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14 How to Define Inter-Cluster Similarity p1 p3 p5 p4 p2 p1p2p3p4p5......... Proximity Matrix l MIN l MAX l Group Average l Distance Between Centroids l Other methods driven by an objective function –Ward’s Method uses squared error

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15 How to Define Inter-Cluster Similarity p1 p3 p5 p4 p2 p1p2p3p4p5......... Proximity Matrix l MIN l MAX l Group Average l Distance Between Centroids l Other methods driven by an objective function –Ward’s Method uses squared error

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16 Cluster Similarity: MIN or Single Link l Similarity of two clusters is based on the two most similar (closest) points in the different clusters –Determined by one pair of points, i.e., by one link in the proximity graph. 12345

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17 Hierarchical Clustering: MIN Nested ClustersDendrogram 1 2 3 4 5 6 1 2 3 4 5

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18 Strength of MIN Original Points Two Clusters Can handle non-elliptical shapes

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19 Limitations of MIN Original Points Two Clusters Sensitive to noise and outliers

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20 Cluster Similarity: MAX or Complete Linkage l Similarity of two clusters is based on the two least similar (most distant) points in the different clusters –Determined by all pairs of points in the two clusters 12345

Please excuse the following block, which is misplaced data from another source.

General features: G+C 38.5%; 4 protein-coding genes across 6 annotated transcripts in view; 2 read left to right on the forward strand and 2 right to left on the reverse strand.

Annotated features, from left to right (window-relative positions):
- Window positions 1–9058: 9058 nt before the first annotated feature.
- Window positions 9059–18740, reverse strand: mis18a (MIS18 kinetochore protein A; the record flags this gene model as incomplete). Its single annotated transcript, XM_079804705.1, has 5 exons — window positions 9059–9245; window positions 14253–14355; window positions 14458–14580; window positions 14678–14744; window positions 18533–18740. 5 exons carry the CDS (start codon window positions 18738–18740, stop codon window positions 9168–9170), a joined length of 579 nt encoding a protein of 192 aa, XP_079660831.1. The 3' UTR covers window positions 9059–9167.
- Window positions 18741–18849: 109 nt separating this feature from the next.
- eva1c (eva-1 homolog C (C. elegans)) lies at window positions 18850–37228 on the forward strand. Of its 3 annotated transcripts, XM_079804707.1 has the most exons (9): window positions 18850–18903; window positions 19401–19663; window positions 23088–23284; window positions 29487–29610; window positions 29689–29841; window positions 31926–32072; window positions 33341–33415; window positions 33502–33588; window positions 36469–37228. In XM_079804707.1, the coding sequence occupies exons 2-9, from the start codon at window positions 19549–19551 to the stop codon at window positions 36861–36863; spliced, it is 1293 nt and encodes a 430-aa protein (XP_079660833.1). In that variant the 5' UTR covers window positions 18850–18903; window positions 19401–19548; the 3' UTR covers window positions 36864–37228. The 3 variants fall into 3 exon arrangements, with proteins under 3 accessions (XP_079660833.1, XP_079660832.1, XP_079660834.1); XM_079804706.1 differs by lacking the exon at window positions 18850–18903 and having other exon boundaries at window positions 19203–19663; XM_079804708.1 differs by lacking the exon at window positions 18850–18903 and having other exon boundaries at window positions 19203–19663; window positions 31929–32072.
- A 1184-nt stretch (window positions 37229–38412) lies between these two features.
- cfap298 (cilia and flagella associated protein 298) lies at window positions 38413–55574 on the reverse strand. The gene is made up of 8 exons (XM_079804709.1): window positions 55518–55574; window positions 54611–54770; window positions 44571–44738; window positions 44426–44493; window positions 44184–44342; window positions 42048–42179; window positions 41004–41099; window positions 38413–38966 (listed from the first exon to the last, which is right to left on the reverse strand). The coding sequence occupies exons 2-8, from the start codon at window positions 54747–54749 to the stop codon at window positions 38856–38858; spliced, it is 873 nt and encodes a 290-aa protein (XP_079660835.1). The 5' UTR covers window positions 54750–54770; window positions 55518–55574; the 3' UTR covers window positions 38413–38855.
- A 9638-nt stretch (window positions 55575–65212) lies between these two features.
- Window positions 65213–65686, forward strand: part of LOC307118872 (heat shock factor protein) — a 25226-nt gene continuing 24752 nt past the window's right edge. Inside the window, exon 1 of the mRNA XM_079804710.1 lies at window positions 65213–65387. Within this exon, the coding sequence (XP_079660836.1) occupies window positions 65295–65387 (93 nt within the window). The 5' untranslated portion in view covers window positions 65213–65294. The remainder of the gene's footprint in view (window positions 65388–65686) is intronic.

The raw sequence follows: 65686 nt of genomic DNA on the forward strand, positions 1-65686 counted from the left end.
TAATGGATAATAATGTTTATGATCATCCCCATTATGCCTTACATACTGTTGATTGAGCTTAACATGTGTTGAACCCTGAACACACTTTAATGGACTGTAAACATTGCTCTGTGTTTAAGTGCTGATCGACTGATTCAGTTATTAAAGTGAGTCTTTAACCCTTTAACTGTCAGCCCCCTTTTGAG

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21 Hierarchical Clustering: MAX Nested ClustersDendrogram 1 2 3 4 5 6 1 2 5 3 4

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22 Strength of MAX Original Points Two Clusters Less susceptible to noise and outliers

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23 Limitations of MAX Original Points Two Clusters Tends to break large clusters Biased towards globular clusters

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24 Cluster Similarity: Group Average l Proximity of two clusters is the average of pairwise proximity between points in the two clusters. l Need to use average connectivity for scalability since total proximity favors large clusters 12345

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25 Hierarchical Clustering: Group Average Nested ClustersDendrogram 1 2 3 4 5 6 1 2 5 3 4

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26 Hierarchical Clustering: Group Average l Compromise between Single and Complete Link l Strengths –Less susceptible to noise and outliers l Limitations –Biased towards globular clusters

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27 Hierarchical Clustering: Comparison Group Average Ward’s Method 1 2 3 4 5 6 1 2 5 3 4 MINMAX 1 2 3 4 5 6 1 2 5 3 4 1 2 3 4 5 6 1 2 5 3 4 1 2 3 4 5 6 1 2 3 4 5

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28 Hierarchical Clustering: Time and Space requirements l O(N 2 ) space since it uses the proximity matrix. –N is the number of points. l O(N 3 ) time in many cases –There are N steps and at each step the size, N 2, proximity matrix must be updated and searched –Complexity can be reduced to O(N 2 log(N) ) time for some approaches

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29 Hierarchical Clustering: Problems and Limitations l Once a decision is made to combine two clusters, it cannot be undone l No objective function is directly minimized l Different schemes have problems with one or more of the following: –Sensitivity to noise and outliers –Difficulty handling different sized clusters and convex shapes –Breaking large clusters

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Hierarchical Clustering

Hierarchical Clustering